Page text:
Auburn takes its high-powered offense and four-game winning streak on the road, as coach Gus Malzahn’s team travels to Baton Rouge to take on LSU this Saturday. Auburn has not won at LSU since 1999, but Malzahn’s team has claimed two out of the last three in this series.
LSU is in its first full year under coach Ed Orgeron and hits Week 7 looking to get its season back on track. The Tigers started 2-0 after impressive wins over BYU and Chattanooga but were easily defeated at Mississippi State (37-7) in the SEC opener. Orgeron’s team rebounded with a sluggish victory over Syracuse (35-26), before losing the following Saturday to Troy in Baton Rouge. The defeat was a significant setback for Orgeron, but the Tigers rallied with a 17-16 win at Florida last Saturday. While it’s easy to criticize Orgeron or wonder about his long-term ability to guide this program after a failed stint at Ole Miss, LSU has some significant personnel issues that won’t be solved by changing coaches. The team needs to improve at quarterback, but a lack of depth or proven bodies on both lines of scrimmage is problematic in the SEC.
While LSU is trying to rally over the second half of the season to salvage a winning record, a good bowl destination and potentially a top 25 finish, it’s a different story at Auburn. Malzahn entered 2017 on the hot seat, but the temperature has cooled significantly after a 5-1 start. The only loss for the Tigers? A 14-6 defeat at Clemson in Week 2. Since that game, Auburn has been on fire. The Tigers defeated Mercer, Missouri, Mississippi State and Ole Miss by a combined score of 168-57. Additionally, no opponent has scored more than 24 points against Auburn’s defense in 2017.
LSU holds a 28-22-1 series edge over Auburn. Just one of the last four matchups (2016) between these two teams have been decided by seven points or less.
Auburn at LSU
Kickoff: Saturday, Oct. 14 at 3:30 p.m. ET
TV Channel: CBS
Spread: Auburn -7
Three Things to Watch
1. Can LSU’s Offense Take Another Step Forward?
In last week’s win over Florida, LSU wasn’t particularly prolific on offense, but coordinator Matt Canada’s scheme was on display. Canada’s offense is designed to attack the entire field, using motions and shifts to generate misdirection and mismatches. But while Canada was essentially hired to be the CEO on offense, there was some doubt or confusion on this after a victory over Syracuse. Coach Ed Orgeron asked Canada to simplify some things, which failed to spark the offense in a loss to Troy. Following the surprise defeat to the Trojans, Canada brought back his preferred scheme and pre-snap movement versus Florida. The Tigers generated 5.3 yards per play and 17 points against the Gators but that was more than enough to win in the Swamp.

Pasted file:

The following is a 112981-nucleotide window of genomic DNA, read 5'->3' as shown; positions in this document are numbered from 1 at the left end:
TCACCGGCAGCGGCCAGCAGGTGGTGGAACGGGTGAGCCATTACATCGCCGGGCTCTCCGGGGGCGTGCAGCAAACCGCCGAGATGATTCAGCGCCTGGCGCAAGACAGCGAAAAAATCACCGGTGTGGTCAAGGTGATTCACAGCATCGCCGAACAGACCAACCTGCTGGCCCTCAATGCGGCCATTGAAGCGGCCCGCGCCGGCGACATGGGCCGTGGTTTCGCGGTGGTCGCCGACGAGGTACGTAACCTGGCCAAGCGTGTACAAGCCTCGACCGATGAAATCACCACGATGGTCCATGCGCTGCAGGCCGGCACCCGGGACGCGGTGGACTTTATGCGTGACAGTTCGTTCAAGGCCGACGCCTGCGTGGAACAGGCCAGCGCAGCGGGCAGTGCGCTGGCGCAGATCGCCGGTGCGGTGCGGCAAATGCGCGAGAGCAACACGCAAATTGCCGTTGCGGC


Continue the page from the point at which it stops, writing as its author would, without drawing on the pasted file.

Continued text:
It’s no secret LSU’s offense is still a work in progress, but the win against Florida showed what Canada’s scheme is capable of doing. The Tigers have struggled to get consistent quarterback play out of Danny Etling or freshman Myles Brennan, lack depth and proven playmakers at receiver, but the problems extend beyond the signal-caller. or passing game LSU is banged up along the offensive line and could be down two starters on Saturday, with three freshmen likely to handle starting roles versus an active and standout Auburn defensive line.
Canada is a proven offensive coordinator and implementing his scheme is going to take time. And the learning curve is only greater considering the personnel issues and youth with LSU in 2017. After a step in the right direction versus Florida, can Canada build off of that against Auburn?
2. Will Auburn’s Offense Continue to Thrive?
After a slow start (and a tough matchup versus Clemson in Week 2), Auburn’s offense is starting to find its rhythm. Over the last three games, the Tigers are averaging 48 points per game and recording at least 6.5 yards per play. In the 49-10 victory over Mississippi State, Auburn gashed the Bulldogs for an average of 9.1 yards per play.